Prince Harry will "insult" Malawians if he fails to meet with civil society figures after shaking hands with the country’s controversial president next week, a senior human rights activists said.
The Duke of Sussex will arrive in Malawi on Tuesday, where he will meet President Peter Mutharika and pay tribute to Guardsman Mathew Talbot, a British soldier who was killed by an elephant while taking part in counter poaching operations in May.
Mr Mutharika is currently facing down a wave of anti-government protests following a disputed election that his opponents say he rigged, and has been accused of turning a blind eye to violence by his supporters.
"It is an obligation for the Duke to visit countries. What is currently happening in Malawi needs the attention of the international community, and his presence might bring that," said MacDonald Sembereka, a clergyman who has led a series of protests demanding the resignation of electoral officials.
"But if he is just coming to greet the president without seeing the aggrieved parties, that is tantamount to an insult to Malawaians," he added.
Mr Mutharika, who leads the Democratic People’s Party, secured a second five-year term with 38.57% of the vote in the election on May 21. But Lazarus Chakwera, who lost by just 59,000 votes, claims officials used Tip Ex to change ballot papers and is seeking an order from the country’s constitutional court to annul the result.
In the months since the vote, mood in the country has become increasingly febrile, with group called the Human Rights Defender Coalition leading street protests demanding the resignation of Jane Ansah, the chair of the electoral commission and the government deploying troops to quell unrest.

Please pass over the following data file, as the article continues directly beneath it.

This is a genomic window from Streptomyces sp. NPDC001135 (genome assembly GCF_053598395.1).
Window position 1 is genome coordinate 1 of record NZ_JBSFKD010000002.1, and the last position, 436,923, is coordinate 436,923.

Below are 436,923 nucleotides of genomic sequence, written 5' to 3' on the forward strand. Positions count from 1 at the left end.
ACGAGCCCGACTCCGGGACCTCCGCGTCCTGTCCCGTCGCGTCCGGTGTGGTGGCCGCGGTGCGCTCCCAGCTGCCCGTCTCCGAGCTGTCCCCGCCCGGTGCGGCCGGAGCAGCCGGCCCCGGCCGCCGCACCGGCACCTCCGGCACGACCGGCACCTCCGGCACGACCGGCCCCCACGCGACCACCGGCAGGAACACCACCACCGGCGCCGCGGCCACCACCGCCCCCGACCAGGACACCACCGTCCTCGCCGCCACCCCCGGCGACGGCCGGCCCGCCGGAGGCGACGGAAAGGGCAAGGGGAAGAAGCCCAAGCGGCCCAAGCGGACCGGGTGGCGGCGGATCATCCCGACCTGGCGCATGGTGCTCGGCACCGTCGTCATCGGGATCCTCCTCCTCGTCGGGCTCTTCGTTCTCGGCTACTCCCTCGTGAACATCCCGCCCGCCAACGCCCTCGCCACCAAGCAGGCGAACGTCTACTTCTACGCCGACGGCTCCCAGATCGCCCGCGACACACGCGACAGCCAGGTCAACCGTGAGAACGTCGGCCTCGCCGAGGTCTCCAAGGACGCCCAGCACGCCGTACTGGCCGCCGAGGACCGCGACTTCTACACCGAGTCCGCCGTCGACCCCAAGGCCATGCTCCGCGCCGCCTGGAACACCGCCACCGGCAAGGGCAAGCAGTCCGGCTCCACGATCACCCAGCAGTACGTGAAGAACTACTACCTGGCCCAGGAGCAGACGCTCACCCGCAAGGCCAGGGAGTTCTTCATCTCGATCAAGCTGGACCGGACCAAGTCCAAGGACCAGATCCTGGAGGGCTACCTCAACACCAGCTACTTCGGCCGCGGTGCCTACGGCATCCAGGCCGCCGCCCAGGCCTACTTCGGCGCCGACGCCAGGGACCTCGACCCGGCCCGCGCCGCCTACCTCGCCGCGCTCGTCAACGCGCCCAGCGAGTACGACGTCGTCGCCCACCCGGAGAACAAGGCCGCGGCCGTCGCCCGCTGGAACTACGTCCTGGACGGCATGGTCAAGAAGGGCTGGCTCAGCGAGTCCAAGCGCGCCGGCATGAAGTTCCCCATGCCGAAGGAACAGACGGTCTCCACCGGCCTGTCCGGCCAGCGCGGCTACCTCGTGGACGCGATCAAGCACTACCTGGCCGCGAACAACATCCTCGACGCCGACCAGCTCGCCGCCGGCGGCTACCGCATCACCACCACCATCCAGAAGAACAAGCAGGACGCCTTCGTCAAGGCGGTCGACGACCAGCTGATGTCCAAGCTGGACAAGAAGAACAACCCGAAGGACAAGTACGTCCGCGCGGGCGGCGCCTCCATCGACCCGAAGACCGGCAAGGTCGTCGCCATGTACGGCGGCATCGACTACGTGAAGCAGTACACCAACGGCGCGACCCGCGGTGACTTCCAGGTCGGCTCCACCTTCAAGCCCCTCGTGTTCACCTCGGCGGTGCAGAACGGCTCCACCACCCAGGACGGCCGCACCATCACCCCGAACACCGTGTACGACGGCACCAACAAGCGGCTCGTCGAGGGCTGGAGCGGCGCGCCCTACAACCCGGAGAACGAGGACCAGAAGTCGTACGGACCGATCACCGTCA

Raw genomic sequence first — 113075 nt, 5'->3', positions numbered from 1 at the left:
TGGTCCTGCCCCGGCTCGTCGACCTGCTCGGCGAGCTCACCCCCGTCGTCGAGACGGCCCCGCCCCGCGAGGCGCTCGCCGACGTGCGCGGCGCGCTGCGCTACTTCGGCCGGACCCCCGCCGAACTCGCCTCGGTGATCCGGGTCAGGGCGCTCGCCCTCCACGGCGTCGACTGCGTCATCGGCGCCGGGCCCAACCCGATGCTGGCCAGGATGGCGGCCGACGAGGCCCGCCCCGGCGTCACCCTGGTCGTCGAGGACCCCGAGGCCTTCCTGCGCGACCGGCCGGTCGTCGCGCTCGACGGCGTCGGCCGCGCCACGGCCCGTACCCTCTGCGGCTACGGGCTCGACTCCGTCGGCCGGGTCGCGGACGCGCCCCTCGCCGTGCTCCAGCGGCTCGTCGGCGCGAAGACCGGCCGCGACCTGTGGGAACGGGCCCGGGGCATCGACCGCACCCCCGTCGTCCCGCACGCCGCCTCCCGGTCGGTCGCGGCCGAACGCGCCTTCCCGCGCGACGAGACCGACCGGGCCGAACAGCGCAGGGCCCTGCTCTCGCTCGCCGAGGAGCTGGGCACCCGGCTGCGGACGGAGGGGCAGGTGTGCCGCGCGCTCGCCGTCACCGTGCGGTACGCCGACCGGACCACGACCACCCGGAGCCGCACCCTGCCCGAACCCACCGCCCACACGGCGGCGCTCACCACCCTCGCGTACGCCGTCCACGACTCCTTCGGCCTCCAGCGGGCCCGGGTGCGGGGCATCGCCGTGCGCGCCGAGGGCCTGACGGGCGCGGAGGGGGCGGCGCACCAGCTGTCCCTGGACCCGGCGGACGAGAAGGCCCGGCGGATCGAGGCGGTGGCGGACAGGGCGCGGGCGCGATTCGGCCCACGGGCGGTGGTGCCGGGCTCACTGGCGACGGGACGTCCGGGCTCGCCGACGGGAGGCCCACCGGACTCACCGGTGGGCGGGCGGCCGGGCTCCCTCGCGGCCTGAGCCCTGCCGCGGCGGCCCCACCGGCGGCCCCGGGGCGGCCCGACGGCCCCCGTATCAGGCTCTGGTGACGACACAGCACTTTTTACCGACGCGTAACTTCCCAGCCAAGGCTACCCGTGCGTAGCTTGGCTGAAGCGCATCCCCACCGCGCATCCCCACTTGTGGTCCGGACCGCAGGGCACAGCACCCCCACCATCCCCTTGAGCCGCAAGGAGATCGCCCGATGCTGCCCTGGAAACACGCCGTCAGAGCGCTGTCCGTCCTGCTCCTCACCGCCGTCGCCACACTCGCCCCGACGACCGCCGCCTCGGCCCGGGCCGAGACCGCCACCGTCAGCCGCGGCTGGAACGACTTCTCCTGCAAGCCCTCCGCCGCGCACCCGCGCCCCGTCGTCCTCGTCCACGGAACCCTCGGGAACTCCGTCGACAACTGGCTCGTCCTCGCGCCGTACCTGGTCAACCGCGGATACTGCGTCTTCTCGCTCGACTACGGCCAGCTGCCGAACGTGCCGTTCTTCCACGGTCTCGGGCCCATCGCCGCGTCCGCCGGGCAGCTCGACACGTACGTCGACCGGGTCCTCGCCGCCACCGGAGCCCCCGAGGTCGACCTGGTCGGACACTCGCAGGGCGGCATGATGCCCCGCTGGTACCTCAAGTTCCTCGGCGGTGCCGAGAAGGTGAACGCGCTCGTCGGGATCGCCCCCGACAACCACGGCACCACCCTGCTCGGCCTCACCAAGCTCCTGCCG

On Wednesday this week, supporters of the government clashed violently with opposition groups protesting the results of the elections in Blantyre, the country’s commercial capital.
On Thursday, the family of an opposition protester detained by the military last week said he died in prison. Justin Phiri was arrested while taking part in demonstrations against presidential election results in the northern town of Karonga.
Opposition supporters said the trouble began when they were ambushed with stones during a march against the election result. Witnesses said protesters tried to fight back until police fired tear gas to disperse the crowd.
Britain spends about £75 million a year on aid projects in Malawi. In addition in 2018, the Scottish government announced it would spend £11 million over five years on health, education, and economic development projects.
The spending comes under the Malawi Development Program, a project launched then First Minister Alex Salmond in 2006 and which emphasises connections between Malawi and Scots missionaries including David Livingstone.